YES! Under Pennsylvania law, if you are driving a vehicle and if you get pulled over, then a police officer may request that you submit to a blood or urine test if he reasonably suspects you are impaired or if he has reasonable suspicion that you may be under the influence of drugs or alcohol. If the blood or urine test comes back positive for marijuana (any amount above 1ng/mL), then you are considered to be driving under the influence of a controlled substance and you may lose your driver license.
You ask: How can I get a DUI if I wasn't smoking pot that day? That is a great question, however, the current law doesn't consider impairment in determining a violation. You may get a DUI if you smoked pot two weeks ago and haven't touched drugs since.
The problem behind the current DUI statute, as proscribed in Pennsylvania, is that police and prosecutors use a system similar to the DUI, Blood-Alcohol-Content (BAC), calculations. Unlike alcohol, however, marijuana (THC) absorbs into the blood stream at a much different rate. For example, someone who smokes marijuana on Friday night would almost always have enough THC in their blood the following Monday morning to be found guilty of DUI in Pennsylvania. Conversely, if a person drinks eight beers on Friday night, then they wouldn't have any alcohol in their system on Monday morning and thus could not get a DUI for alcohol impairment.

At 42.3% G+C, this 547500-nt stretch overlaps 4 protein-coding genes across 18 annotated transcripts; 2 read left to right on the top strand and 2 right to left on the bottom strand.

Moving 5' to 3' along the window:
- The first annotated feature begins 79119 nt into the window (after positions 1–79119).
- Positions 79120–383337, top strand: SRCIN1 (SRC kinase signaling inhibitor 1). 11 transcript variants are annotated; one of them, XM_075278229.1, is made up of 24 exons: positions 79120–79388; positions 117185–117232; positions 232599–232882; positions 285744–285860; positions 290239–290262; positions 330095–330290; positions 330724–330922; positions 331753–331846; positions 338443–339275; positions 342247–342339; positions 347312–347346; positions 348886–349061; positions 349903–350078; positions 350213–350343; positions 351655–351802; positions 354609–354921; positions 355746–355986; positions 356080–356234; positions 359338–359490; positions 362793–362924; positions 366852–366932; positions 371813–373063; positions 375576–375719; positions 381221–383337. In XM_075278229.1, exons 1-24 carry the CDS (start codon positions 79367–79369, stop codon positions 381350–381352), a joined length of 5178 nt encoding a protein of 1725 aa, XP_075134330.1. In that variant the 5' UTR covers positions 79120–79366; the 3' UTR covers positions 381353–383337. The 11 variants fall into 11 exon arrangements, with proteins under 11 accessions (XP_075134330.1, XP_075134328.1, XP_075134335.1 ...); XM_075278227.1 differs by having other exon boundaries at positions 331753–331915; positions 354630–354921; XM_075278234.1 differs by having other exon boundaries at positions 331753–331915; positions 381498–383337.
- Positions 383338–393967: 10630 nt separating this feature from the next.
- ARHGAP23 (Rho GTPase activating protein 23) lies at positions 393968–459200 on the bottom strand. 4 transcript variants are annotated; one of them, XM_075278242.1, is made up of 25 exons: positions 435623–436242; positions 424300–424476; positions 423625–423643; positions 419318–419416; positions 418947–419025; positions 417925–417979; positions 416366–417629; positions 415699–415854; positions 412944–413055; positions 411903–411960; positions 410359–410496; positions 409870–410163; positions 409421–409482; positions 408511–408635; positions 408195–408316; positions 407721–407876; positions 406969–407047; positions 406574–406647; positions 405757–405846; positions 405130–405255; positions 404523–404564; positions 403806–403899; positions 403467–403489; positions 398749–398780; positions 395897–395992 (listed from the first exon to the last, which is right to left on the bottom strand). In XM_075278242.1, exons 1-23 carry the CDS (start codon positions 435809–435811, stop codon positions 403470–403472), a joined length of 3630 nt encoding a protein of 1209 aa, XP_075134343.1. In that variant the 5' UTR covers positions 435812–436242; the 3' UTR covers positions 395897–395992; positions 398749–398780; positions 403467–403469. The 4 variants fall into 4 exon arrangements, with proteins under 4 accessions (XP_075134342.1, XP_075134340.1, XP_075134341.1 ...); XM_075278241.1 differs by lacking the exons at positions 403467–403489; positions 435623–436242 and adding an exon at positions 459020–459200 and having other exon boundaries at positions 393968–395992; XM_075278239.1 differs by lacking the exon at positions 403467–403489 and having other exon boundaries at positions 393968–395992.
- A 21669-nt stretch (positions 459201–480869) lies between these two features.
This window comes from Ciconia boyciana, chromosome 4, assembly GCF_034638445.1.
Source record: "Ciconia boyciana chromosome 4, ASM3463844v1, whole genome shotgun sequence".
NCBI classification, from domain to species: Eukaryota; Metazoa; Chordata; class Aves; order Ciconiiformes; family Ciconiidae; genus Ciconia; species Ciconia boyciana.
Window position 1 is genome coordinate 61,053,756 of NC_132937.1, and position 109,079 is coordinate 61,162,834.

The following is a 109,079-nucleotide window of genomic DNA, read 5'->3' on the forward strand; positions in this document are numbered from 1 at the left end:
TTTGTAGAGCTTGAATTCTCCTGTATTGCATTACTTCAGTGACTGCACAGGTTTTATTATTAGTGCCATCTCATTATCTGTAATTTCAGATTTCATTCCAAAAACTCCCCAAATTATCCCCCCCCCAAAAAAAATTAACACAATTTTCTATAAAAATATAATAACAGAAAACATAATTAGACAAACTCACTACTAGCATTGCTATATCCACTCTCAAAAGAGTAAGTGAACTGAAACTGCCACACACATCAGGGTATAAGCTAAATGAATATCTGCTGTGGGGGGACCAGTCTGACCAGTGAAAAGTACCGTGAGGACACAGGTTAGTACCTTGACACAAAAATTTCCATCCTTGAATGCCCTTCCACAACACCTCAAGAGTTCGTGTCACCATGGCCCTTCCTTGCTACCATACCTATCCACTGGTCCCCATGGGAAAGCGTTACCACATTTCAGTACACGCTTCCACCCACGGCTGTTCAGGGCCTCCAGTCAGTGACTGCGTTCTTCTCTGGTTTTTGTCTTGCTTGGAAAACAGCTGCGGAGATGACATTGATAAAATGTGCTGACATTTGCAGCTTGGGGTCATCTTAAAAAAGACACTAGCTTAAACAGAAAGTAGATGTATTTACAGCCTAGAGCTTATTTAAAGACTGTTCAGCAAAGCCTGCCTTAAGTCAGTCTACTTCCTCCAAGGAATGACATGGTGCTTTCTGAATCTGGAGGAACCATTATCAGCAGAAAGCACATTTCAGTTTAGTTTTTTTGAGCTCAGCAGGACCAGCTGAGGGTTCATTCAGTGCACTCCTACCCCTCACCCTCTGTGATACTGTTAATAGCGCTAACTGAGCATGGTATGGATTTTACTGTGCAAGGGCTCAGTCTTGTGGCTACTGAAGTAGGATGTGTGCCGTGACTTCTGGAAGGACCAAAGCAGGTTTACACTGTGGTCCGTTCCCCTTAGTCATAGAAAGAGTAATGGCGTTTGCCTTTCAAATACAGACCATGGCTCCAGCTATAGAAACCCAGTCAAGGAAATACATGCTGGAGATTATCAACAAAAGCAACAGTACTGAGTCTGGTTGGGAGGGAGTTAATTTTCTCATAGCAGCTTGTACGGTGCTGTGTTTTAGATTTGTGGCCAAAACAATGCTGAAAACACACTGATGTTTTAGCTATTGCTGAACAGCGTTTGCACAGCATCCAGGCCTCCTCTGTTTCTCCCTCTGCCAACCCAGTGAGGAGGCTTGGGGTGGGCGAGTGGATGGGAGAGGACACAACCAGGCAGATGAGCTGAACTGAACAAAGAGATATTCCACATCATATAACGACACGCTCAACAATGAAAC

The DUI law provides police and prosecutors an opportunity to charge citizens with DUI even though they aren't driving impaired! This is illogical and unjust! In practice, anyone who smokes marijuana either legally (such as for medicinal purposes in a state where marijuana is legal) or illegally is guilty of DUI if they EVER get behind the wheel. Many citizens are therefore constantly driving under the influence of drugs!
While other states (New Jersey, Oregon, Colorado, etc.) allow their citizens to use marijuana for recreational and/or medicinal purposes, the Pennsylvania law could imprison those same American citizens for the very same conduct which is lawful in Pennsylvania.
The purpose of the law contradicts the title of the law!
For more questions or concerns regarding the DUI law in Pennsylvania, contact Patrick M. Rogan or Daniel J. Mulhern at Rogan Law in Scranton.